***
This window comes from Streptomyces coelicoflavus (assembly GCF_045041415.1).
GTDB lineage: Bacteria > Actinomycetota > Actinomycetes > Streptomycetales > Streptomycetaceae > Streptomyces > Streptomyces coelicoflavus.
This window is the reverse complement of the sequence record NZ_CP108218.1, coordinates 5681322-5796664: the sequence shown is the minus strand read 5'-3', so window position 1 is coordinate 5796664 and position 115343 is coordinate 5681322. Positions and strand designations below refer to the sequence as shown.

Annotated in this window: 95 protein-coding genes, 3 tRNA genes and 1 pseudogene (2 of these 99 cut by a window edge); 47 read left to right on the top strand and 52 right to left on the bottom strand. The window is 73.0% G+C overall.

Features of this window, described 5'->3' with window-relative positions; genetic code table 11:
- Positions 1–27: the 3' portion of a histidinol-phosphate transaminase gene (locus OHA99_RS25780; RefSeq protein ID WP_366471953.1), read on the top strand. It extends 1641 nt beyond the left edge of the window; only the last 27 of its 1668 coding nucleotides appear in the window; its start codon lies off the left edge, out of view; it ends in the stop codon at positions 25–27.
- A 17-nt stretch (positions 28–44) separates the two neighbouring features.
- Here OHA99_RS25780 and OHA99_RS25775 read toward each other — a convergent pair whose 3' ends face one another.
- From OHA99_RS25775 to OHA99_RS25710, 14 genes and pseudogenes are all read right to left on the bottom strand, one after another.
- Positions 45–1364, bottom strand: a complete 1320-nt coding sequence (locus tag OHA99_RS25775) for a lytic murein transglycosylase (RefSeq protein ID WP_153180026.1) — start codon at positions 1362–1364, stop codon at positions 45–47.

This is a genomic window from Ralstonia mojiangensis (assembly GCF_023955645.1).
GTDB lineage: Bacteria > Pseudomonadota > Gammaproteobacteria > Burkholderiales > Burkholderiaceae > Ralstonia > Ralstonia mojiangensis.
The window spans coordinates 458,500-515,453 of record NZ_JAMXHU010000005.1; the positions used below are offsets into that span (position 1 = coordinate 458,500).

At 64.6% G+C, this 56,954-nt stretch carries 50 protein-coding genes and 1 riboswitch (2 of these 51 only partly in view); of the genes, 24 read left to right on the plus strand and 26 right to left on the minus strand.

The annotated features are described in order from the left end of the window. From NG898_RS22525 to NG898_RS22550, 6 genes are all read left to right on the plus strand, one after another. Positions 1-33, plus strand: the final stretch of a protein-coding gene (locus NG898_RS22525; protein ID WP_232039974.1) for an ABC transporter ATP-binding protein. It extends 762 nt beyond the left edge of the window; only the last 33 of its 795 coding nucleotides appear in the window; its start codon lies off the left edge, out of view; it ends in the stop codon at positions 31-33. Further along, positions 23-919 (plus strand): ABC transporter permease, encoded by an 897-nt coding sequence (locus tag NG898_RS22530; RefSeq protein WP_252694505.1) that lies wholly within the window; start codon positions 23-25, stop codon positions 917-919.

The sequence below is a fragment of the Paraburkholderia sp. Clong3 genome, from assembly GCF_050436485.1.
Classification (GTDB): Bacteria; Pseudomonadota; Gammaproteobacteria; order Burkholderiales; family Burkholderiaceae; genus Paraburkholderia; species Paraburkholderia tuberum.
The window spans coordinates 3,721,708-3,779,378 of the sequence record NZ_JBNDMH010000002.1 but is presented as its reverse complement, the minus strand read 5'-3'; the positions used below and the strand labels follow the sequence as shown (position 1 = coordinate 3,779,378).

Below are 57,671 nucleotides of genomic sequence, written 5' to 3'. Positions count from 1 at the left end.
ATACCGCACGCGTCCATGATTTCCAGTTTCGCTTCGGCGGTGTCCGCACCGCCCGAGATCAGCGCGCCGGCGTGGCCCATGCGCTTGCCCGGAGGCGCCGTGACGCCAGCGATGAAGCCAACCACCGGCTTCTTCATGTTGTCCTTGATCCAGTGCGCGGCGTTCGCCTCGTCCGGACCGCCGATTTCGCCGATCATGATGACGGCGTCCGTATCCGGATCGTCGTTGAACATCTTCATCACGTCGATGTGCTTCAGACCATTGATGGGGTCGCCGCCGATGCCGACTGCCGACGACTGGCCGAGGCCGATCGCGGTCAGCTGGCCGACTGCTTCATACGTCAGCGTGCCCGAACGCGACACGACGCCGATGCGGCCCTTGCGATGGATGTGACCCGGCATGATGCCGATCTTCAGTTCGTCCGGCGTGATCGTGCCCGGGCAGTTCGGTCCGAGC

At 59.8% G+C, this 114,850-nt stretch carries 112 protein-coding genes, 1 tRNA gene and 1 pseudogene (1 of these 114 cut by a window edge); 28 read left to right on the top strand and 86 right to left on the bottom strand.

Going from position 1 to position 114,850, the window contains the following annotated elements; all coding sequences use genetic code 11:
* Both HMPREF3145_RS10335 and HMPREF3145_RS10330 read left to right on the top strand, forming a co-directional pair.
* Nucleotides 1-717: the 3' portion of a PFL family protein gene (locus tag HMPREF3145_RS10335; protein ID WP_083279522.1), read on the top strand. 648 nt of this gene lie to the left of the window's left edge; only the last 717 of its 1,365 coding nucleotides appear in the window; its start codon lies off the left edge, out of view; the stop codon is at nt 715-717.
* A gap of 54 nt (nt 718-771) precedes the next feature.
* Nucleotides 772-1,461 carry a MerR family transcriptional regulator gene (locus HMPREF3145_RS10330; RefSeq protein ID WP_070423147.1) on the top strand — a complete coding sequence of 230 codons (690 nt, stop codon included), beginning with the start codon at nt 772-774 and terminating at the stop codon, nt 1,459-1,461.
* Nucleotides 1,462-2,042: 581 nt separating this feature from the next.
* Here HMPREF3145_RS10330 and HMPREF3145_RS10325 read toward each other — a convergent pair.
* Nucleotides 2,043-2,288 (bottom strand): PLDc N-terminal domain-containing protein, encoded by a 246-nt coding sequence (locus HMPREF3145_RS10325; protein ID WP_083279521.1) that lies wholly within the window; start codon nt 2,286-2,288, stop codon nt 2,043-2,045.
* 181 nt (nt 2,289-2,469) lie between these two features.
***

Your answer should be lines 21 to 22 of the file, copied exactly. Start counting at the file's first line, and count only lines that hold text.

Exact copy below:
At 59.8% G+C, this 114,850-nt stretch carries 112 protein-coding genes, 1 tRNA gene and 1 pseudogene (1 of these 114 cut by a window edge); 28 read left to right on the top strand and 86 right to left on the bottom strand.

Going from position 1 to position 114,850, the window contains the following annotated elements; all coding sequences use genetic code 11: